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updated: 5/2/2014 5:28 PM

Students hold 'hands-on' trials in Kane County

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  • Nicole Giese, left, from Bartlett High School, plays a witness while "defense attorney" Lia Kruse from Batavia High School cross-examines her during a mock trial Friday at the Kane County Courthouse in St. Charles. Judge Kathryn Karayannis presided. The Kane County Bar Foundation's Law Day Mock Trial Program featured students from Aurora Central Catholic, Bartlett High School, Batavia High School, Elgin Academy, St. Edward Central Catholic and West Aurora High School.

       Nicole Giese, left, from Bartlett High School, plays a witness while "defense attorney" Lia Kruse from Batavia High School cross-examines her during a mock trial Friday at the Kane County Courthouse in St. Charles. Judge Kathryn Karayannis presided. The Kane County Bar Foundation's Law Day Mock Trial Program featured students from Aurora Central Catholic, Bartlett High School, Batavia High School, Elgin Academy, St. Edward Central Catholic and West Aurora High School.
    Rick West | Staff Photographer

  • Bartlett's Andrew Eckelberry offers the prosecution's opening remarks during the Law Day Mock Trial Program Friday at the Kane County Courthouse in St. Charles.

       Bartlett's Andrew Eckelberry offers the prosecution's opening remarks during the Law Day Mock Trial Program Friday at the Kane County Courthouse in St. Charles.
    Rick West | Staff Photographer

  • Batavia's Eric Phillips looks back as the prosecution objects to a question he posed to a witness during the Law Day Mock Trial Program Friday at the Kane County Courthouse in St. Charles.

       Batavia's Eric Phillips looks back as the prosecution objects to a question he posed to a witness during the Law Day Mock Trial Program Friday at the Kane County Courthouse in St. Charles.
    Rick West | Staff Photographer

  • "Prosecutors" Jeremy Abbate and Fallon Sebestin of Bartlett watch testimony as students from six high schools participate in mock trials Friday at the Kane County Courthouse in St. Charles.

       "Prosecutors" Jeremy Abbate and Fallon Sebestin of Bartlett watch testimony as students from six high schools participate in mock trials Friday at the Kane County Courthouse in St. Charles.
    Rick West | Staff Photographer

  • "Prosecutor" Sean McCauley of Bartlett questions a witness as students from six high schools participate in mock trials Friday at the Kane County Courthouse in St. Charles.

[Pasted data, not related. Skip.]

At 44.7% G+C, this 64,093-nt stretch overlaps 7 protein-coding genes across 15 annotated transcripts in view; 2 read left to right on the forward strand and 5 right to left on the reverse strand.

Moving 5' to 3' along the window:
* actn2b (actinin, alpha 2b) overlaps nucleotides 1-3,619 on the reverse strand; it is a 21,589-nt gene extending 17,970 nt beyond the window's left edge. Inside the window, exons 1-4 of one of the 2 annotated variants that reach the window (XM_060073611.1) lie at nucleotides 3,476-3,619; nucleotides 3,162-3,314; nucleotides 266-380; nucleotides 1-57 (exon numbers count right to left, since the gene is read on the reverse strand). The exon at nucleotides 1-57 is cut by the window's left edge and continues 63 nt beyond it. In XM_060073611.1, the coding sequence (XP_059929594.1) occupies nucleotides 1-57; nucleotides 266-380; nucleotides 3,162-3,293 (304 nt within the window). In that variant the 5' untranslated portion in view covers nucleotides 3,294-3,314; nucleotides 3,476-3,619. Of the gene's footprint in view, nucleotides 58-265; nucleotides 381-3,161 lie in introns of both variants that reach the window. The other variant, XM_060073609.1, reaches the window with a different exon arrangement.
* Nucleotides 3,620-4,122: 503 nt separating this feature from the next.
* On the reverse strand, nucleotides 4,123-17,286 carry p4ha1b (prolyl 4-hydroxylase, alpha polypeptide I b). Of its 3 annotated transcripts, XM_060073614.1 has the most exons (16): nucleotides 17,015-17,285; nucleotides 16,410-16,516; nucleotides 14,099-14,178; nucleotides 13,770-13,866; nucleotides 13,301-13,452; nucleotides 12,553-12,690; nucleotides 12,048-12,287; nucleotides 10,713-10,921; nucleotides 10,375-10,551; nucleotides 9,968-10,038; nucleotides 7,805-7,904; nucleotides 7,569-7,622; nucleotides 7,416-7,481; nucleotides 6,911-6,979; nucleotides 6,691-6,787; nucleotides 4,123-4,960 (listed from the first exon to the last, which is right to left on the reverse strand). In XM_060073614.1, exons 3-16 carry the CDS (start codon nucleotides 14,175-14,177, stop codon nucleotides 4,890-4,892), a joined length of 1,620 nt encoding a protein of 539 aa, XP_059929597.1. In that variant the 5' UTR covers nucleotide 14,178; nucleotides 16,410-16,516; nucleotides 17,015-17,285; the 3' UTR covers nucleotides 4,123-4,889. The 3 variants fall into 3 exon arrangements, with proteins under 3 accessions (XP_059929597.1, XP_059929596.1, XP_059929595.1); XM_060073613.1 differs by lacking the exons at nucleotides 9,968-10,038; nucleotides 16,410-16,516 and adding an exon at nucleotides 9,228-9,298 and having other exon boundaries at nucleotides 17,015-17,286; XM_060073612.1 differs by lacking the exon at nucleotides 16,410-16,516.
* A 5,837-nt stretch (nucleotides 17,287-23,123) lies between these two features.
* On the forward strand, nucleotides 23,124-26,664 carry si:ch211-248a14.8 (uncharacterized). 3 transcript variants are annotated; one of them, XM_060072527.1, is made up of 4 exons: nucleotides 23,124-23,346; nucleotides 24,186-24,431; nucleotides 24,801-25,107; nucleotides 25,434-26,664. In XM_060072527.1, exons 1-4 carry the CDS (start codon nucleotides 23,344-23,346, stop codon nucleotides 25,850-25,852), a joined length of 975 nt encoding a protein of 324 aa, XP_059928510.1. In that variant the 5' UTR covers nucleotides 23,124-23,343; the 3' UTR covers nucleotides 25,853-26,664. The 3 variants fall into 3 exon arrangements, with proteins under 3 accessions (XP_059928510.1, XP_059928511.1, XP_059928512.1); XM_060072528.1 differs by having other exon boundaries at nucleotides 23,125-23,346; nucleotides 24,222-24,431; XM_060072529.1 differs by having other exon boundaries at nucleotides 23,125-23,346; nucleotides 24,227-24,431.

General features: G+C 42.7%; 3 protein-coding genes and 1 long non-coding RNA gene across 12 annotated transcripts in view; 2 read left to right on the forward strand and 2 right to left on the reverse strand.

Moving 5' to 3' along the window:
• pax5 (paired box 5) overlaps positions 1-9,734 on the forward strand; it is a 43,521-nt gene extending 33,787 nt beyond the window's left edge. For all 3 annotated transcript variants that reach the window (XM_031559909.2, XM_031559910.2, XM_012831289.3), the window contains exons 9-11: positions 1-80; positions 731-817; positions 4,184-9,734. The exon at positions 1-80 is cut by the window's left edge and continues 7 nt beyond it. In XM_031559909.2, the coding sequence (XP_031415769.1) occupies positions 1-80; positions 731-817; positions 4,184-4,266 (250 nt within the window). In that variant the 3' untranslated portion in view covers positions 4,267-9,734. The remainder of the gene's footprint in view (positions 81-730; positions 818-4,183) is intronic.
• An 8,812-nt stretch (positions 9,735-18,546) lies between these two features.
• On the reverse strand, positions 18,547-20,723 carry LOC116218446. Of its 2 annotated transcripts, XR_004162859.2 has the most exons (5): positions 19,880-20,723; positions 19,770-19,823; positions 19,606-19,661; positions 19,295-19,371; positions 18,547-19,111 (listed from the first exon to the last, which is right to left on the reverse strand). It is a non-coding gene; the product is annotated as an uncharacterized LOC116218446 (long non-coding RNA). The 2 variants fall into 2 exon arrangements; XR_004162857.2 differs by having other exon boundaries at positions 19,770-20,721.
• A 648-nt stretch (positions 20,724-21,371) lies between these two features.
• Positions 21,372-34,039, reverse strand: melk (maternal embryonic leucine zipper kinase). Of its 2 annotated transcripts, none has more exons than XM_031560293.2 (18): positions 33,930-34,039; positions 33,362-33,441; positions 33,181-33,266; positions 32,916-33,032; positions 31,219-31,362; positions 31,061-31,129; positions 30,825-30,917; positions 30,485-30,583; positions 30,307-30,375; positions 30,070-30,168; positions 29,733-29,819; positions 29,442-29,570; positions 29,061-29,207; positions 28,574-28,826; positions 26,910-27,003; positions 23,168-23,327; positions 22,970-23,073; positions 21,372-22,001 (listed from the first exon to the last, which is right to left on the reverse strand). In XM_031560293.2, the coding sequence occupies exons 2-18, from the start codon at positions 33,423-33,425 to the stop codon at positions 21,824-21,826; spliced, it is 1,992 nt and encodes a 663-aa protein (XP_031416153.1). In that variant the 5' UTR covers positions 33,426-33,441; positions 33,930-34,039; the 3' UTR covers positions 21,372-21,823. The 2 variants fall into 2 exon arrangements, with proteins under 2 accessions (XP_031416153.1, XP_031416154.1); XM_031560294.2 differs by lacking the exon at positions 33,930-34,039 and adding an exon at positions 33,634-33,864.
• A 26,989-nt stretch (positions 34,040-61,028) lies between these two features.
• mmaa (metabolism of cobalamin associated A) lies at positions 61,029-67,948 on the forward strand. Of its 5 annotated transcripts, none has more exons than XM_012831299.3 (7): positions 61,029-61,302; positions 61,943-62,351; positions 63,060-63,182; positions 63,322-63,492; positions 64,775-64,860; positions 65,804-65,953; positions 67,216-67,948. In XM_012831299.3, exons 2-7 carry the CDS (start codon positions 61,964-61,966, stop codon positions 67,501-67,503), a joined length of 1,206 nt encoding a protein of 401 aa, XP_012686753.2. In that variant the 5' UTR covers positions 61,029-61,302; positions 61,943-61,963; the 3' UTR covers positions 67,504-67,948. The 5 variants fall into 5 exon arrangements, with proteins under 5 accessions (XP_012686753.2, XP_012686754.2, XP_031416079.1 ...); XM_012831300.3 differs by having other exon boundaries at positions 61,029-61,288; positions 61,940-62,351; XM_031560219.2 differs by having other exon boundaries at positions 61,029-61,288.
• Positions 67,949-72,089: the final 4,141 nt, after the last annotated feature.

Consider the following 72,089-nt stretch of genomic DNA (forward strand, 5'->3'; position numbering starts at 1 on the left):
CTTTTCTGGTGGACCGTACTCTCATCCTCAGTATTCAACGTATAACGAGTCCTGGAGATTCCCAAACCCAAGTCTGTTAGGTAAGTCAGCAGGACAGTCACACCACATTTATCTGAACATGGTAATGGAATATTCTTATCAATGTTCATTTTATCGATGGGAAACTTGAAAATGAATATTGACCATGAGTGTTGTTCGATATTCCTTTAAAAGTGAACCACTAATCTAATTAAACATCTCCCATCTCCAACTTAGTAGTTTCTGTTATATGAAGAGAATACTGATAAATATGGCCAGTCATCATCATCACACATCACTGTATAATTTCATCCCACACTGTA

"Prosecutor" Sean McCauley of Bartlett questions a witness as students from six high schools participate in mock trials Friday at the Kane County Courthouse in St. Charles.
    Rick West | Staff Photographer

  • Batavia's Lia Kruse questions a witness as students from six high schools participate in mock trials Friday at the Kane County Courthouse in St. Charles.

       Batavia's Lia Kruse questions a witness as students from six high schools participate in mock trials Friday at the Kane County Courthouse in St. Charles.
    Rick West | Staff Photographer

 
 

After the jury left to deliberate Friday, Kane County Associate Judge Rene Cruz offered his assessment to prosecutors and defense attorneys.

"This is the part where, as much as you love doing trials, you're stressed out of your mind. This is the waiting game," said Cruz, a former Aurora defense attorney. "The most comfortable person is the judge. ... Imagine being the person accused."

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The jury returned a not-guilty verdict against a high school student accused of breaking into a school and stealing a clarinet and computer.

But even if the verdict was guilty, no one would have been sent to jail.

Friday's "trial" was the Kane County Bar Foundation's Law Day Mock Trial Program, featuring students from Aurora Central Catholic, Bartlett High School, Batavia High School, Elgin Academy, St. Edward Central Catholic and West Aurora High School who played roles of prosecutors, defense attorneys, witnesses and jurors.

Rules of the courtroom were relaxed, thus allowing the students to complete the evidence portion of a trial in about an hour.

While the jury deliberated, Cruz offered students some tips: Only object if a statement will hurt your case or to break up the "rhythm" of the other side, like a timeout in sports; sell your case to the jury; as a prosecutor, question the witness while standing near the jury box so the witness speaks toward the jury; and ask your favorable witnesses open-ended questions and adversarial witnesses "yes" or "no" questions.

Steve Hilsabeck, Elgin Academy history teacher, said the school has participated for seven or eight years.

"I'm always impressed by how poised the kids are. It's a little intimidating for them to be in an actual courtroom in front of an actual judge," Hilsabeck said. "We hope they come away with a better understanding of how the judicial system works."

Dewey Hollingsworth, an Aurora attorney and foundation board member, helped organize the trial day. He said the hypothetical case was first written up several years ago with the wild card being a witness, with a previous criminal record, who cut a deal to testify against the defendant in order to escape prosecution.

"It's a substantial amount of work and they learn immensely more than seeing a movie about trial or reading a book," Hollingsworth said.

Samantha Marino, a political science teacher at Aurora Central Catholic, said 18 seniors participated and did well as prosecutors even though they lost.

"This was a tough case," she said. "It's a very high threshold (of beyond a reasonable doubt) before you're going to put somebody behind bars. This is an act of learning. They actually participated here doing it."

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